Definition: masses of leaves; CF. defoliate
Definition: masses of leaves; CF. defoliate
Sentences Containing 'foliage'
A few dingy olives and stunted fig trees struggled hard for existence, but their withered dusty foliage abundantly proved how unequal was the conflict.
A white garden is a feature garden composed of plants that produce white flowers and spathes as well as plants with a white or silvery cast to their foliage.
Air, water or foliage can be glimpsed through these openings.
Below the heraldic shield are eight taro leaves having on either side banana foliage and sprays of maidenhair fern trailed upwardly.
Both stem and foliage usually have scattered glandular pits; when the species is divided into varieties, the abundance of the pits helps to distinguish them.
But the treatment is more often applied nowadays to a spray of foliage in the foreground, the pattern of which gives a very rich effect.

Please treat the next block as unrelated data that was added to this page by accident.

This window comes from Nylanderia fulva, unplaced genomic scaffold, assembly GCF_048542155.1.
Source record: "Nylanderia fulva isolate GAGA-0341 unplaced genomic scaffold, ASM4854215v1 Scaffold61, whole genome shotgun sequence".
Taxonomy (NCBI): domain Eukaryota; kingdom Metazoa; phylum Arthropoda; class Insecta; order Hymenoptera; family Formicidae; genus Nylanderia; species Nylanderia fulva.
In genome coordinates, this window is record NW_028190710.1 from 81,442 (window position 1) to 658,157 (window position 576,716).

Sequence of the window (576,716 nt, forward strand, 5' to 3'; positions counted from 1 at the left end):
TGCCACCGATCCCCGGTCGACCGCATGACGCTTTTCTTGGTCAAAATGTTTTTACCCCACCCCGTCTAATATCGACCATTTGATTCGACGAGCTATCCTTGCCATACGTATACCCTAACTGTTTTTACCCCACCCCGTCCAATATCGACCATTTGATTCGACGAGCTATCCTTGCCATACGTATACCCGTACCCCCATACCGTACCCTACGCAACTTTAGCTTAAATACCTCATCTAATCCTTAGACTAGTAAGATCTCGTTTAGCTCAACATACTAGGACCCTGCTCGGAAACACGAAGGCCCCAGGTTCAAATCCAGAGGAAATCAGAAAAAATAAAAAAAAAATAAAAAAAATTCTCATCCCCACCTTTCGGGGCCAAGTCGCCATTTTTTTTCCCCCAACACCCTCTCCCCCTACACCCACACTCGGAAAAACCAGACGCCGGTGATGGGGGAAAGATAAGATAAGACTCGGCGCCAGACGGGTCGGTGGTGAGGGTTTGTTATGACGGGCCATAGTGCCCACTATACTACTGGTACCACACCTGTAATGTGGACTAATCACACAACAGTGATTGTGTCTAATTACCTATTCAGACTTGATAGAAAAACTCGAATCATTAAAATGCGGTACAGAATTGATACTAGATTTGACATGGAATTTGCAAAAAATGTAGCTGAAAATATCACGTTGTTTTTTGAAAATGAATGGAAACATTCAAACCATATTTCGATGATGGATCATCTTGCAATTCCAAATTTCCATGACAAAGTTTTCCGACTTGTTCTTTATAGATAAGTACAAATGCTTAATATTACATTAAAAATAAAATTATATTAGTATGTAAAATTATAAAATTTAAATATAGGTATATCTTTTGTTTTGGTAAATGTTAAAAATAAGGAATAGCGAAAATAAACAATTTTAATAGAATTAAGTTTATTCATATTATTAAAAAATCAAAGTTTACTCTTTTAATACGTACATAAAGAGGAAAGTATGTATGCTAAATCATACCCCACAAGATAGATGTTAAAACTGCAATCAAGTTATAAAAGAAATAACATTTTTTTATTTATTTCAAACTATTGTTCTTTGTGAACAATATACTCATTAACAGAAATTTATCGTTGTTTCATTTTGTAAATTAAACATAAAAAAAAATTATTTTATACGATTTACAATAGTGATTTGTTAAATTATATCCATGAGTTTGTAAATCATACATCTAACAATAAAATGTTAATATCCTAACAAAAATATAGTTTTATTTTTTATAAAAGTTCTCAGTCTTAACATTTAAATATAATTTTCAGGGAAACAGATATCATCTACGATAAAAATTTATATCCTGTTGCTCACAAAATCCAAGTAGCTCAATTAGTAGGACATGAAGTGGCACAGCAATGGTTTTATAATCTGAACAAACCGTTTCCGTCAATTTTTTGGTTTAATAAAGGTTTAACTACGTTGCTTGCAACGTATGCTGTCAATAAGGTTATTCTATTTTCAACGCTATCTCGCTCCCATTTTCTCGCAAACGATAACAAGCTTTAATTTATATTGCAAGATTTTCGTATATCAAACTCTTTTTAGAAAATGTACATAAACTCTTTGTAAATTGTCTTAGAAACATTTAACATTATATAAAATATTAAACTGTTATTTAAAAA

Forming rosettes over 1 meter in diameter, the foliage may contain various colors of spots and banding, depending on species.
Here was the same beautiful scene, the same abundant foliage, the same splendid palaces and magnificent ruins, the same silver river running between its fertile banks.
In early spring it produces single blue flowers above ferny foliage, which dies down in summer.
In the Sahara the Spotted Sandgrouse are particularly fond of a species of spurge and concentrate on this until the foliage begins to parch, after which the birds return to their normal diet of seeds.
In warmer months cold air can be felt in the passage entrances, sometimes moving so violently as to vibrate the foliage nearby.
It derives its specific Latin name from larix or larch, which its foliage is said to resemble.
It is an Apiaceae, characterized by long, hollow stems, reaching up to height at maturity, producing a large amount of lush foliage during its vegetative growth.
It prefers damp areas with dense foliage.
It roosts on green foliage bearing trees like Azadirachta indica.
It spends the day concealed in a lair that it has hollowed out under foliage or beneath a root or a stone where its colouring makes it inconspicuous.
Its foliage and wood are highly flammable while its natural habitat is prone to fire.
Its specific name is derived from "larix" "larch" in reference to its fine foliage.